Saturday, November 10, 2007

Animal, Vegetable, Miracle

I finished reading Barbara Kinlsolver's book Animal, Vegetable, Miracle: A Year of Food of Life. It was a great read that has influenced my thinking.

The premise of the book is that she and her family focused for a year on eating almost entirely locally. They did this for multiple reasons. First, out of concern for the environment-so much of our food is shipped from such distances that the fuel alone is hard on creation.

Second, out of a desire to eat really good food, which is best when it is in season and fresh (and of course free of chemicals and pesticides).

Third, out a desire to bless the local economy, believing that if all people ate locally, farmers would be able to make a living with sustainable, organic agriculture. Agribusiness farming practices include horrible animal conditions and producing tomatoes based upon their ability to ship well as opposed to taste good.

Finally, agribusiness farming is leading to a shocking drop of biodiversity on our planet (thousands of plant species that were once raised by farmers around the world are just gone from the planet now) being replaced by genetically modified foods. I do find it a persuasive argument that we could be courting disaster (famine) with genetic modification and limited diversity. It strikes me that playing God is never safe.

Changing my ways...

The idea of buying locally, organic, and free range seems so obvious now. I am surrounded by great opportunities. I just need to take advantage of them. There is Locust Point Farm which is less than 2 miles from my home, as well as Nickerson's Meats a few miles in the other direction, and Rumbleway farm on the other side of the county that is certified organic. (If you click on the Locust Point farm link, you'll see them all listed along with others.)

At Locust Point, I can get eggs fresh off of the farm, organic milk and cheese from free range cows brought from Chambersburg PA (not exactly local, but certainly better), and fresh free range chicken they raise, as well as local beef, pork, etc.

Detwilers Farmers Market is on the same road (Locust Point, just down from Baker's Restaurant). They offer fresh local produce from spring through fall, along with baked goods, eggs, jelly, etc.

Then there is the farmers market that opened in Middletown, the farmers market on Kirkwood Hwy. in Newark, and the market in New Castle on Route 13. (I am not sure about the one in Elkton. I didn't find anything local or organic at that one.) Granted, not all of these are offering all local goods, but I have a much better chance there.

And my best year round option for local, fresh, organic food is at Newark Natural Foods Co-Op. They have a real live farmers market with local farmers Spring, Summer, and Fall on Sundays from 10-2. In addition, the co-op is a year round great source of just about everything.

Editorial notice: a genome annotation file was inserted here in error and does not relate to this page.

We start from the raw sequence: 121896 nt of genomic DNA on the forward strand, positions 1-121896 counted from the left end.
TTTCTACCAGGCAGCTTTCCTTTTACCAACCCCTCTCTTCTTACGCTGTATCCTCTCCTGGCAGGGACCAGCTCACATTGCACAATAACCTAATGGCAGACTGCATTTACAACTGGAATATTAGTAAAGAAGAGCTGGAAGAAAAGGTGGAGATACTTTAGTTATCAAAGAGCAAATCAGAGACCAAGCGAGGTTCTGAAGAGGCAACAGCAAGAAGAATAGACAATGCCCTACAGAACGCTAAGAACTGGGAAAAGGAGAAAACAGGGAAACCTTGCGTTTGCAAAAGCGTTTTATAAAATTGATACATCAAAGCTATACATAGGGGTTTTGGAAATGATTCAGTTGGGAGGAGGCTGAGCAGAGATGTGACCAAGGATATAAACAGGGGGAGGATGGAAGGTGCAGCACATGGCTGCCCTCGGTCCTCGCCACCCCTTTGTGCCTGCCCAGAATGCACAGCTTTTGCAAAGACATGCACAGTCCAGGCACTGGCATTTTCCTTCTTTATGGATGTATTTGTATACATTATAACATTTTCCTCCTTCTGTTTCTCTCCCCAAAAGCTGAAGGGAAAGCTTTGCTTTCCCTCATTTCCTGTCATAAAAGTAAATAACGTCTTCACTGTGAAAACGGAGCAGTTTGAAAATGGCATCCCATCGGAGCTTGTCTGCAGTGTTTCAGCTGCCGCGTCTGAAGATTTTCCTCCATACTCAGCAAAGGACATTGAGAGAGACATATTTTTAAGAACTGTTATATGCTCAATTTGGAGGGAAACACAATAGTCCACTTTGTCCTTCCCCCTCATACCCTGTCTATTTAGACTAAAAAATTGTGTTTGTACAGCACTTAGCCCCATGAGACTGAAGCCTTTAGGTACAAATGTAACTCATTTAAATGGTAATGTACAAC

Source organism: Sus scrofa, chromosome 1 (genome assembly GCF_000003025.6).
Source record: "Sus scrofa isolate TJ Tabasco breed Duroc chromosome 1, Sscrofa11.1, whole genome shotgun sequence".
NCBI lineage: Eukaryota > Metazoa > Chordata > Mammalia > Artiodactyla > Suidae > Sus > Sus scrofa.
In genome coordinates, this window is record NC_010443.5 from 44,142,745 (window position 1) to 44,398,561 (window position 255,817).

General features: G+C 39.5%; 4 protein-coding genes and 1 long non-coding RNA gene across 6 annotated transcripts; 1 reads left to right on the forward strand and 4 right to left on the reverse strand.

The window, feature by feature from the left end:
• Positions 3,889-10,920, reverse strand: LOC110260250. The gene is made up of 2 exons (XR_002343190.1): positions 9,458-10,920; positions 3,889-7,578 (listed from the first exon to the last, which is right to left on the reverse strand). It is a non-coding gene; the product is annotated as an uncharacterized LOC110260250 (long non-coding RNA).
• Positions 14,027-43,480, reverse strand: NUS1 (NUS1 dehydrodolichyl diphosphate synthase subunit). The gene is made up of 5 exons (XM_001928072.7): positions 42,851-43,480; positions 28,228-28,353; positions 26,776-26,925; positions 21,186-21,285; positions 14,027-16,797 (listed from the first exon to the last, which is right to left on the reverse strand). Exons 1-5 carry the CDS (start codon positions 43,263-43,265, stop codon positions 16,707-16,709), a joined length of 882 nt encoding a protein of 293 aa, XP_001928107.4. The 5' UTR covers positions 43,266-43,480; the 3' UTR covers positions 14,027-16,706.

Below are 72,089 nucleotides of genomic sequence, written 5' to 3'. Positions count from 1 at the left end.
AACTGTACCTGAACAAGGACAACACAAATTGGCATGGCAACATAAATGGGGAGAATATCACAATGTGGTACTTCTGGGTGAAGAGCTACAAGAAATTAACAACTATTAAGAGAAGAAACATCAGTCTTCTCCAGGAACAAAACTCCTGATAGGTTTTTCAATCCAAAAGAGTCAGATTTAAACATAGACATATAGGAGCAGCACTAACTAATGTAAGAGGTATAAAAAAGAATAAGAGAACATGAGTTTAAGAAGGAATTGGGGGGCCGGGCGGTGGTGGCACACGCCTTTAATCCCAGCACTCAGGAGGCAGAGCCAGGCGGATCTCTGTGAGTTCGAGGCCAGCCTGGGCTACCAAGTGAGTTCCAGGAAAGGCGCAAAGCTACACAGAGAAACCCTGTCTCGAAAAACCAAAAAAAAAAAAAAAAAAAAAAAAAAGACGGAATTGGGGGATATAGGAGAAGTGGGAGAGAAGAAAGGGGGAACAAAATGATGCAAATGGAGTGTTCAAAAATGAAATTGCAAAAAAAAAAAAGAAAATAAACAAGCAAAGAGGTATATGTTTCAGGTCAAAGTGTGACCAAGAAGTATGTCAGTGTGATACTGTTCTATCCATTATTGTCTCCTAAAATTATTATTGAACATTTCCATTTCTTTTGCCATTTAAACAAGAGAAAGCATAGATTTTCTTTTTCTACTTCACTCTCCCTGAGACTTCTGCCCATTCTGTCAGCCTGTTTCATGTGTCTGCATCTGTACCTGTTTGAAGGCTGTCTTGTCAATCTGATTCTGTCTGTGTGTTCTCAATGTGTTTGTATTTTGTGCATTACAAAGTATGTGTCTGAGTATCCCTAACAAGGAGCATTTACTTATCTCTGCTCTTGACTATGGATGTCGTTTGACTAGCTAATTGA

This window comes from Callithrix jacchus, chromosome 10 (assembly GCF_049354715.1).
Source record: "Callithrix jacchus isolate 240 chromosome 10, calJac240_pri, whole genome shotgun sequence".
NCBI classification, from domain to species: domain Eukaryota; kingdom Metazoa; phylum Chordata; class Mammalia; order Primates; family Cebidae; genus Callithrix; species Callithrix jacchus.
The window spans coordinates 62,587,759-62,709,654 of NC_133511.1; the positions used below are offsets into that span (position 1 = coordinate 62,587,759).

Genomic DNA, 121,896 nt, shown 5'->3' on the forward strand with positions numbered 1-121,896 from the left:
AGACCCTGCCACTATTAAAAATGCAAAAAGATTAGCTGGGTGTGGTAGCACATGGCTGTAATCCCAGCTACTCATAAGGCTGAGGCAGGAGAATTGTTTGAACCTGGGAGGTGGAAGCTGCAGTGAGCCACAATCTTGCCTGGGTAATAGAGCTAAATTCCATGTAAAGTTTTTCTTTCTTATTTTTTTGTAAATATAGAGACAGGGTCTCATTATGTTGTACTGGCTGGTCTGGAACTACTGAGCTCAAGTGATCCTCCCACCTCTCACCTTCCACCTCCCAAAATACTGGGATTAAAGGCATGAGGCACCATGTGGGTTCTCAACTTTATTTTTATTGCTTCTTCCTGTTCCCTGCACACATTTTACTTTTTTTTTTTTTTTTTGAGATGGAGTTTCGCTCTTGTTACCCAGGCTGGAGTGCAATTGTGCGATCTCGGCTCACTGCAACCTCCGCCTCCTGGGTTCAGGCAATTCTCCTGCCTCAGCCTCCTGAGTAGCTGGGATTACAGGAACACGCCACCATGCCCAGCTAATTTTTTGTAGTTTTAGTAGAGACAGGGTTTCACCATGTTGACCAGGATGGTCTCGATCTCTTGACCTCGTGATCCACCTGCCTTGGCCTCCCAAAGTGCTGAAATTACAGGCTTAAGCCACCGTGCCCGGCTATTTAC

Finally, I discovered Calvert Farm which offers a Community Supported Agriculture (CSA) subscription. They offer farm fresh produce, delivered weekly to many locations, including the Newark Co-op. So I am finally going to subscribe to one (I have contemplated in the past).

I have also been inspired to begin using my bread machine again, using organic flour and such.

Last but not least, I want to learn to make cheese. Yes, that is typed correctly. I want to learn to make cheese. In the book, Kingsolver has a recipe for mozzarella in 30 minutes. Who knew making cheese is about as simple as having milk, the right cultures, and a few other ingredients! I am hoping to receive the cookbook for Christmas (if I can wait that long).

I have to confess, though, that a big part of the book was about their garden. Ray and I have tried a garden for the past four summers. We are just not good gardeners. So the jury is still out as to whether will again be trying to be produce food as local as our back yard.

I recommend the book. It is as entertaining as it is interesting and informative. Regardless of whether you read it or not, I invite you to join with me in eating more locally and in season. It's good for people and good for creation.


  1. I applaud your decision to but locally. However, I do not find it a persuasive argument that we could be courting disaster (famine) with genetic modification. While I lament the loss of any species from the planet, Our ability to create genetic modifications is not entirely too far akin of Mendel working with peas in his garden in Austria, and far from the creation of Frankenstein's monster. In the end, I would hope that genetically modified foods would enhance biodiversity not limit it. I admit my faith in technology may be a bit naive, but I also know that the Myth of Pristine Origins works about as well for agribusiness as it does for the church.

  2. Tom, I encourage you to read "What you need to know about genetic engineering" on Organic Gardening's website. This is different from the process of improving species of plants by creating hybrids from the best of the best (tomatoes, for example). It means the creation of plants that are "engineered" to have natural toxins like Bt as part of their cells. This can lead to the following, which is detailed on the website: Harm to wildlife; harm to soil; harm to humans; hidden allergens; antibiotic resistance; religious and moral considerations; superbugs; superweeds; indentured farmers; and pollen drift. This is a big step past hybridization into something dangerous and unhealthful. Blessings.,7518,s1-4-54-49,00.html
    What You Need To Know About Genetic Engineering

  3. eat local-- grow it in your back yard if you can. I too have a some great local places to buy. They are a blessing. I made a salad on Thanksgiving which had the last of the season's peppers, lettuce, carrots form local farms and radishes which I grew.